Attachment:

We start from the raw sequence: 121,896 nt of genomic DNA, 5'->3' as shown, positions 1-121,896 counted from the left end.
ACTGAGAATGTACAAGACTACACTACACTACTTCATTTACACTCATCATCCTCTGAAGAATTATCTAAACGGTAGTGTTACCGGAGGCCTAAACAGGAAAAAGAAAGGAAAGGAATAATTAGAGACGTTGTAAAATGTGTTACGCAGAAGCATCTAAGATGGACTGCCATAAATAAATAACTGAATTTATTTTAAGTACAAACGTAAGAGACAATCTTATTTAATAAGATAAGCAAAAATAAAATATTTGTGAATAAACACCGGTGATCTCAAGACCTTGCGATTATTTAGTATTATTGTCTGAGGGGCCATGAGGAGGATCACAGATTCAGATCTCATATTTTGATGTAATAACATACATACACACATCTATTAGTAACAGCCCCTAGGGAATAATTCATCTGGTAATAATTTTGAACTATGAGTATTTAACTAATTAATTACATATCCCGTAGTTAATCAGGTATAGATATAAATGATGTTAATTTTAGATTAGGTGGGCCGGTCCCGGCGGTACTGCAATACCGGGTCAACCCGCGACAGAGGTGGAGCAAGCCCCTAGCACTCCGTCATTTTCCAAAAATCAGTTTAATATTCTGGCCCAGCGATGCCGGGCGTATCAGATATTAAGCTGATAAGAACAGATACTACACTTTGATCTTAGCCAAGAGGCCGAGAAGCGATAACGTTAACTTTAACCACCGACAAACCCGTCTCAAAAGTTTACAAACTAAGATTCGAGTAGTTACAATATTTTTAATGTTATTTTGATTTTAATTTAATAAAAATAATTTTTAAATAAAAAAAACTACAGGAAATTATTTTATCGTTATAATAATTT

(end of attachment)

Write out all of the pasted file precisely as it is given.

We start from the raw sequence: 121,896 nt of genomic DNA, 5'->3' as shown, positions 1-121,896 counted from the left end.
ACTGAGAATGTACAAGACTACACTACACTACTTCATTTACACTCATCATCCTCTGAAGAATTATCTAAACGGTAGTGTTACCGGAGGCCTAAACAGGAAAAAGAAAGGAAAGGAATAATTAGAGACGTTGTAAAATGTGTTACGCAGAAGCATCTAAGATGGACTGCCATAAATAAATAACTGAATTTATTTTAAGTACAAACGTAAGAGACAATCTTATTTAATAAGATAAGCAAAAATAAAATATTTGTGAATAAACACCGGTGATCTCAAGACCTTGCGATTATTTAGTATTATTGTCTGAGGGGCCATGAGGAGGATCACAGATTCAGATCTCATATTTTGATGTAATAACATACATACACACATCTATTAGTAACAGCCCCTAGGGAATAATTCATCTGGTAATAATTTTGAACTATGAGTATTTAACTAATTAATTACATATCCCGTAGTTAATCAGGTATAGATATAAATGATGTTAATTTTAGATTAGGTGGGCCGGTCCCGGCGGTACTGCAATACCGGGTCAACCCGCGACAGAGGTGGAGCAAGCCCCTAGCACTCCGTCATTTTCCAAAAATCAGTTTAATATTCTGGCCCAGCGATGCCGGGCGTATCAGATATTAAGCTGATAAGAACAGATACTACACTTTGATCTTAGCCAAGAGGCCGAGAAGCGATAACGTTAACTTTAACCACCGACAAACCCGTCTCAAAAGTTTACAAACTAAGATTCGAGTAGTTACAATATTTTTAATGTTATTTTGATTTTAATTTAATAAAAATAATTTTTAAATAAAAAAAACTACAGGAAATTATTTTATCGTTATAATAATTT